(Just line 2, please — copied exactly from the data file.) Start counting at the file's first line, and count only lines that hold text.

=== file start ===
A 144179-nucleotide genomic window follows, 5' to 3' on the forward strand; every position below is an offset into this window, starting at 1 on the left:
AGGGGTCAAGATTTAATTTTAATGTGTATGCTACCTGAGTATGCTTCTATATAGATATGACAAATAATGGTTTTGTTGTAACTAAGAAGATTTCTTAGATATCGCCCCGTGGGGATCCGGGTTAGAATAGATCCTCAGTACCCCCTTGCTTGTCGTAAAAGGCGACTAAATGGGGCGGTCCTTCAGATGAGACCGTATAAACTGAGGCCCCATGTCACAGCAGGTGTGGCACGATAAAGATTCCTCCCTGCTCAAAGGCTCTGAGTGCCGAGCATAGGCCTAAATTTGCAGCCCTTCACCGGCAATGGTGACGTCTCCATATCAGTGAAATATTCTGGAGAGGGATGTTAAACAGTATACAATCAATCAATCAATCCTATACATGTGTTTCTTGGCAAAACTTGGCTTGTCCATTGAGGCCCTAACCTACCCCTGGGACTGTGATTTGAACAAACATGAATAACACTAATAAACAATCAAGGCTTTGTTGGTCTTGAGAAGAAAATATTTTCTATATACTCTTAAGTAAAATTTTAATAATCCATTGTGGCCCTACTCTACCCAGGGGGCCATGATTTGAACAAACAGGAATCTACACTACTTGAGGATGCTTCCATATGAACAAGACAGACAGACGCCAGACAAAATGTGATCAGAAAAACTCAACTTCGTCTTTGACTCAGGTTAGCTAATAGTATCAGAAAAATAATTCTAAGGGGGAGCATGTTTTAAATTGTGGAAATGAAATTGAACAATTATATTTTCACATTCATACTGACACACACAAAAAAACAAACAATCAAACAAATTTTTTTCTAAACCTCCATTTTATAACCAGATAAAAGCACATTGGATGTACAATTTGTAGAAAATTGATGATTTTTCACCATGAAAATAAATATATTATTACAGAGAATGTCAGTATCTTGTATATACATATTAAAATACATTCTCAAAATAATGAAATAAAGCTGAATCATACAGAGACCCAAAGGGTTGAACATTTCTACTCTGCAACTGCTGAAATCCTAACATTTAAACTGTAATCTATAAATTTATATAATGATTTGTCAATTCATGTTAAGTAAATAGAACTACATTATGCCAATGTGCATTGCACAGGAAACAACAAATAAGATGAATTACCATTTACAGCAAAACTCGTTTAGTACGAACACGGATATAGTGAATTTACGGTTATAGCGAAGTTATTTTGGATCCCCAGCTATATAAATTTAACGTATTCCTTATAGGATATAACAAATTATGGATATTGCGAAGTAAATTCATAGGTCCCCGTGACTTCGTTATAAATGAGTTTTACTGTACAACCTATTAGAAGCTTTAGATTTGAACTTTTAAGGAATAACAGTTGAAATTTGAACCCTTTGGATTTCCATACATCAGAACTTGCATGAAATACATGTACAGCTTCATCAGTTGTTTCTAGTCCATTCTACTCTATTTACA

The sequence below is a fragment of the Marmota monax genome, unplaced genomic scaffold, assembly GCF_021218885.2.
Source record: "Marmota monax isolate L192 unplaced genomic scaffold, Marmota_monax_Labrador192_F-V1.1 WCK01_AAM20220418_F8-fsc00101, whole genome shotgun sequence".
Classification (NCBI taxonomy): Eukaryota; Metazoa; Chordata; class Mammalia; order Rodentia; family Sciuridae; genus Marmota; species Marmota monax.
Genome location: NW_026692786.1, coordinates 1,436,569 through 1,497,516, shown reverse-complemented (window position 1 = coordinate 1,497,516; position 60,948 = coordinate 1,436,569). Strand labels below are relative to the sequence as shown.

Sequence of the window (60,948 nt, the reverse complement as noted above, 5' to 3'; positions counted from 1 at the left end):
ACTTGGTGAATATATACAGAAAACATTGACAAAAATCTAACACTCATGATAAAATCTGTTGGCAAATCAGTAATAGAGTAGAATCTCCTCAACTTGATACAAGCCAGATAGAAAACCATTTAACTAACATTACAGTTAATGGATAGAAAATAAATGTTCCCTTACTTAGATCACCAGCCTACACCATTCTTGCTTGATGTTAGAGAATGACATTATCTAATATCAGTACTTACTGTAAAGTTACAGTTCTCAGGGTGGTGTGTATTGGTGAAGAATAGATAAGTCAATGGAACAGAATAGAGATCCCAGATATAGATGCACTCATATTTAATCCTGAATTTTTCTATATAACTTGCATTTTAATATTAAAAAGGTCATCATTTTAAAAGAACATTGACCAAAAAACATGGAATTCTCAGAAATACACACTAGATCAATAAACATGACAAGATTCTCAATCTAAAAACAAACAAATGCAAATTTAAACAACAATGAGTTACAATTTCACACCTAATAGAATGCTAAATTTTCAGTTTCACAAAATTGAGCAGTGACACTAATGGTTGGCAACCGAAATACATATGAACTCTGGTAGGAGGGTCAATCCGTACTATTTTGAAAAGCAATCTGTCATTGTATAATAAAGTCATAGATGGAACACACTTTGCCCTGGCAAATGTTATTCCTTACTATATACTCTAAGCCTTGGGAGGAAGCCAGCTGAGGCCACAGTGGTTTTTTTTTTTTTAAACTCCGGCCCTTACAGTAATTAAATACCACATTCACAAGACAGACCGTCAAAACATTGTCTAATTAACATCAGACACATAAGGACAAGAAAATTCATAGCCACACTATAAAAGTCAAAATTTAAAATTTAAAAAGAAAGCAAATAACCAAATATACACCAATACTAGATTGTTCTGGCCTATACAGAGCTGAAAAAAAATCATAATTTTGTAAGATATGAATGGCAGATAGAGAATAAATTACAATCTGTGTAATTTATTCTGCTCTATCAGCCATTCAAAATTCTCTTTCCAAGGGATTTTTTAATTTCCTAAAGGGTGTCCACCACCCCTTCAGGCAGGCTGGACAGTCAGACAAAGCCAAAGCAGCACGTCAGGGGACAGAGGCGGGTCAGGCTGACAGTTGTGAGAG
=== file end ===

AGGGGTCAAGATTTAATTTTAATGTGTATGCTACCTGAGTATGCTTCTATATAGATATGACAAATAATGGTTTTGTTGTAACTAAGAAGATTTCTTAGATATCGCCCCGTGGGGATCCGGGTTAGAATAGATCCTCAGTACCCCCTTGCTTGTCGTAAAAGGCGACTAAATGGGGCGGTCCTTCAGATGAGACCGTATAAACTGAGGCCCCATGTCACAGCAGGTGTGGCACGATAAAGATTCCTCCCTGCTCAAAGGCTCTGAGTGCCGAGCATAGGCCTAAATTTGCAGCCCTTCACCGGCAATGGTGACGTCTCCATATCAGTGAAATATTCTGGAGAGGGATGTTAAACAGTATACAATCAATCAATCAATCCTATACATGTGTTTCTTGGCAAAACTTGGCTTGTCCATTGAGGCCCTAACCTACCCCTGGGACTGTGATTTGAACAAACATGAATAACACTAATAAACAATCAAGGCTTTGTTGGTCTTGAGAAGAAAATATTTTCTATATACTCTTAAGTAAAATTTTAATAATCCATTGTGGCCCTACTCTACCCAGGGGGCCATGATTTGAACAAACAGGAATCTACACTACTTGAGGATGCTTCCATATGAACAAGACAGACAGACGCCAGACAAAATGTGATCAGAAAAACTCAACTTCGTCTTTGACTCAGGTTAGCTAATAGTATCAGAAAAATAATTCTAAGGGGGAGCATGTTTTAAATTGTGGAAATGAAATTGAACAATTATATTTTCACATTCATACTGACACACACAAAAAAACAAACAATCAAACAAATTTTTTTCTAAACCTCCATTTTATAACCAGATAAAAGCACATTGGATGTACAATTTGTAGAAAATTGATGATTTTTCACCATGAAAATAAATATATTATTACAGAGAATGTCAGTATCTTGTATATACATATTAAAATACATTCTCAAAATAATGAAATAAAGCTGAATCATACAGAGACCCAAAGGGTTGAACATTTCTACTCTGCAACTGCTGAAATCCTAACATTTAAACTGTAATCTATAAATTTATATAATGATTTGTCAATTCATGTTAAGTAAATAGAACTACATTATGCCAATGTGCATTGCACAGGAAACAACAAATAAGATGAATTACCATTTACAGCAAAACTCGTTTAGTACGAACACGGATATAGTGAATTTACGGTTATAGCGAAGTTATTTTGGATCCCCAGCTATATAAATTTAACGTATTCCTTATAGGATATAACAAATTATGGATATTGCGAAGTAAATTCATAGGTCCCCGTGACTTCGTTATAAATGAGTTTTACTGTACAACCTATTAGAAGCTTTAGATTTGAACTTTTAAGGAATAACAGTTGAAATTTGAACCCTTTGGATTTCCATACATCAGAACTTGCATGAAATACATGTACAGCTTCATCAGTTGTTTCTAGTCCATTCTACTCTATTTACA